According to the Wall Street Journal, the average college grad in the class of 2015 will be $35,000 in debt on average. For many students, student loans are the only option for financing their college education when other options (Pell Grants, school-based awards) fall short in covering college-related expenses. If you’re among the millions of college grads with a student loan balance, you might have questions regarding your credit rating and student loans. Here’s the rundown:
Student loan debt is regarded as “good debt”...when payments are made on time. “Good debt” is seen as a loan or expenditure that will ultimately increase value in the long run. Other examples include mortgages and business loans. These are all seen as debt that was accrued in order to provide a valuable asset to society either in terms of a higher-paying job, starting a business, or creating long-term residence in a community (mortgage loans).
At the same time, if you were to run up $35,000 in credit card debt, the credit rating agencies wouldn’t hold that debt in the same positive light as your student debt.
By maintaining your good standing in your student loan payments, you could potentially qualify for other forms of credit later on.
The consequences of falling behind on your student loan payments (or failing to pay them altogether) are far-reaching. You overall credit rating will suffer, making it harder for you to qualify for a car loan or mortgage. If you are able to qualify, you’ll be charged a higher interest rate or additional fees. A low credit rating or credit score will also affect your ability to rent a home or apartment; you could end up paying a higher deposit than a tenant with a higher credit rating.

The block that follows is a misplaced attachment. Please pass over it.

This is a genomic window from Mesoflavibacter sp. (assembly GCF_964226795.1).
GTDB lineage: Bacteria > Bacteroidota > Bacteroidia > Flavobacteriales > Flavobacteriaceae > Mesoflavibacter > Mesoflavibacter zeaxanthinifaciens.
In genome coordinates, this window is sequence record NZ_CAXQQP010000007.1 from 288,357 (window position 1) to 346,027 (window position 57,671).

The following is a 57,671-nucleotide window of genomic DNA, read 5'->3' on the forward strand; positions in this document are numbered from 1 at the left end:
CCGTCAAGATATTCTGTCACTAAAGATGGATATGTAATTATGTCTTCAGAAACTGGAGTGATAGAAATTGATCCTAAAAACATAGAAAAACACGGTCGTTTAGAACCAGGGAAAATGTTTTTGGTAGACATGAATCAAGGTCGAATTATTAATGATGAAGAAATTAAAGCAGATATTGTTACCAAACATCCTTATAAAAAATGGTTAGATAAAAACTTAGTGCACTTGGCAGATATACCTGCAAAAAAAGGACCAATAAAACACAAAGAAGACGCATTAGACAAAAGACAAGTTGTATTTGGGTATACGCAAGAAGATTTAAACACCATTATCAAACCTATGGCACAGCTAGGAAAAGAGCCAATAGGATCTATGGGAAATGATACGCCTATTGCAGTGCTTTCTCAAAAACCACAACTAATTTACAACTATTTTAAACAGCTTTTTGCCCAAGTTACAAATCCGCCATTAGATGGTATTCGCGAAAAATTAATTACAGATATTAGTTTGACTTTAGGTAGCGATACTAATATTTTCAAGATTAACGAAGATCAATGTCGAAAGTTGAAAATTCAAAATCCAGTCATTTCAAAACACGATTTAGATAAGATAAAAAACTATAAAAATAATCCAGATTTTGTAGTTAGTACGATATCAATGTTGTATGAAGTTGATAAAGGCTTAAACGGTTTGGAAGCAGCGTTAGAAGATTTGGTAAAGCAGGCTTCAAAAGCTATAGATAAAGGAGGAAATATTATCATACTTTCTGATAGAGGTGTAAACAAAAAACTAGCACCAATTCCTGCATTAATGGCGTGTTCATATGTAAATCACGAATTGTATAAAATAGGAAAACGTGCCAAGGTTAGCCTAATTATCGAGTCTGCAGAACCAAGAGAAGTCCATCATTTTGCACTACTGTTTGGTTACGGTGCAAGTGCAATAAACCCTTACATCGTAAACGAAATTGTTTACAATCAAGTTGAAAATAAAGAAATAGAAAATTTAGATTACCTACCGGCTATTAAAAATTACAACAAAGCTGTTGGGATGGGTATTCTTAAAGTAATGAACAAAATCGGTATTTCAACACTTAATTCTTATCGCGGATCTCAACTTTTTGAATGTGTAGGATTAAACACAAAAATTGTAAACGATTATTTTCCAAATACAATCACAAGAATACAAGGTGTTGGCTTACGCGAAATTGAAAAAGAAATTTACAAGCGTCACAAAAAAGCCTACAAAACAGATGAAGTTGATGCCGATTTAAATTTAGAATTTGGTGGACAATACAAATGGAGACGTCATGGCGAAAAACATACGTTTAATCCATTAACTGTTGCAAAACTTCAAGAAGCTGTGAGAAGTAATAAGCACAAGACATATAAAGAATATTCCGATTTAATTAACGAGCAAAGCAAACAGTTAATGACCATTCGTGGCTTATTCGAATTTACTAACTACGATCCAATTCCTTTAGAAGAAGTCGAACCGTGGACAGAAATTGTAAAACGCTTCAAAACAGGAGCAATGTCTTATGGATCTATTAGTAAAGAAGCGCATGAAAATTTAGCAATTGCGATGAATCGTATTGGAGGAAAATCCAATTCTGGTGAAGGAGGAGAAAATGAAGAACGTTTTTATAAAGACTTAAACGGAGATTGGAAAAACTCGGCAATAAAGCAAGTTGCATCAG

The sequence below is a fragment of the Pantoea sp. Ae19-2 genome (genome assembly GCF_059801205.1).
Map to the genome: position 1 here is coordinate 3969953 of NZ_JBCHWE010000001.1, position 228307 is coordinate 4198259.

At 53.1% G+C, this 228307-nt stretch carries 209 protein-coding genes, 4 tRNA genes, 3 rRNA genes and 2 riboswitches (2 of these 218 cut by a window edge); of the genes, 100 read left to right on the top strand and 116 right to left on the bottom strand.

There are also tax consequences to defaulting on your student loan payments. Since most student loans are issued by the government, the government lender has the right to seize your tax refunds until the loan is brought current.
If you’re having trouble making your student loan payments, don’t wait until the loan goes into default. Contact your student loan servicer to see if you qualify for a forbearance (temporary suspension of your student loan payments) or an alternate payment plan. Be persistent and enlist a student loan advocate if you need to.
Staying current on your student loan payments can have a positive impact on your credit rating. You’ll have an easier time qualifying for other loan products such as car loans as long as you can make payments on the additional debt. Unlike credit card debt, student loans are regarded as “good debt” and are held in higher regard by the credit rating agencies.
Defaulting on a student loan payment can have far reaching consequences, from being denied additional loans to paying higher interest rates and rental deposits.
Additionally, any tax refunds can be seized as payment of your past due student loan debt, which can be bad news if you’re anticipating a sizable tax refund.
By understanding the impact of student loan debt on your credit rating and the consequences of late or defaulted payment, you’ll be in a better position to take charge of your financial future and to take action should you fall behind on your payments.